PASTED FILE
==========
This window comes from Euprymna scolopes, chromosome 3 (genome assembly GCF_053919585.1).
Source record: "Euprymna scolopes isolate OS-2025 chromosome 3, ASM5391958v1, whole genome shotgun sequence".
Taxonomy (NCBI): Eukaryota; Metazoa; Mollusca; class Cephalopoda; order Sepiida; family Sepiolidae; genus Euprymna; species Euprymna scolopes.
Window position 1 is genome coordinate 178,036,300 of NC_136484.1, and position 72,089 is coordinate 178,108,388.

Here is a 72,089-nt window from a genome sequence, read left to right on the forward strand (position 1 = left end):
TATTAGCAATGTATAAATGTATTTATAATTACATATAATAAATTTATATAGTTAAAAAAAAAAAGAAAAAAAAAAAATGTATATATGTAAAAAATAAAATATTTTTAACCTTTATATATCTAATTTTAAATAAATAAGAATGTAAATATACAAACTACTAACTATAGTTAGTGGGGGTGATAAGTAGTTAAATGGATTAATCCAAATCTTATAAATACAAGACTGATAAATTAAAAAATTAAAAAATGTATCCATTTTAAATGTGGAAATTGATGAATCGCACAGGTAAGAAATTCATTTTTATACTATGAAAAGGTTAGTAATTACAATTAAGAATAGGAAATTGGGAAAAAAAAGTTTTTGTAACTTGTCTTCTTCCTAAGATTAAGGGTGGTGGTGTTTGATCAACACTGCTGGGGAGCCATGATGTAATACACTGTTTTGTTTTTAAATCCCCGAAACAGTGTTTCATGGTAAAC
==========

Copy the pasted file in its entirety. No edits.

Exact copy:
This window comes from Euprymna scolopes, chromosome 3 (genome assembly GCF_053919585.1).
Source record: "Euprymna scolopes isolate OS-2025 chromosome 3, ASM5391958v1, whole genome shotgun sequence".
Taxonomy (NCBI): Eukaryota; Metazoa; Mollusca; class Cephalopoda; order Sepiida; family Sepiolidae; genus Euprymna; species Euprymna scolopes.
Window position 1 is genome coordinate 178,036,300 of NC_136484.1, and position 72,089 is coordinate 178,108,388.

Here is a 72,089-nt window from a genome sequence, read left to right on the forward strand (position 1 = left end):
TATTAGCAATGTATAAATGTATTTATAATTACATATAATAAATTTATATAGTTAAAAAAAAAAAGAAAAAAAAAAAATGTATATATGTAAAAAATAAAATATTTTTAACCTTTATATATCTAATTTTAAATAAATAAGAATGTAAATATACAAACTACTAACTATAGTTAGTGGGGGTGATAAGTAGTTAAATGGATTAATCCAAATCTTATAAATACAAGACTGATAAATTAAAAAATTAAAAAATGTATCCATTTTAAATGTGGAAATTGATGAATCGCACAGGTAAGAAATTCATTTTTATACTATGAAAAGGTTAGTAATTACAATTAAGAATAGGAAATTGGGAAAAAAAAGTTTTTGTAACTTGTCTTCTTCCTAAGATTAAGGGTGGTGGTGTTTGATCAACACTGCTGGGGAGCCATGATGTAATACACTGTTTTGTTTTTAAATCCCCGAAACAGTGTTTCATGGTAAAC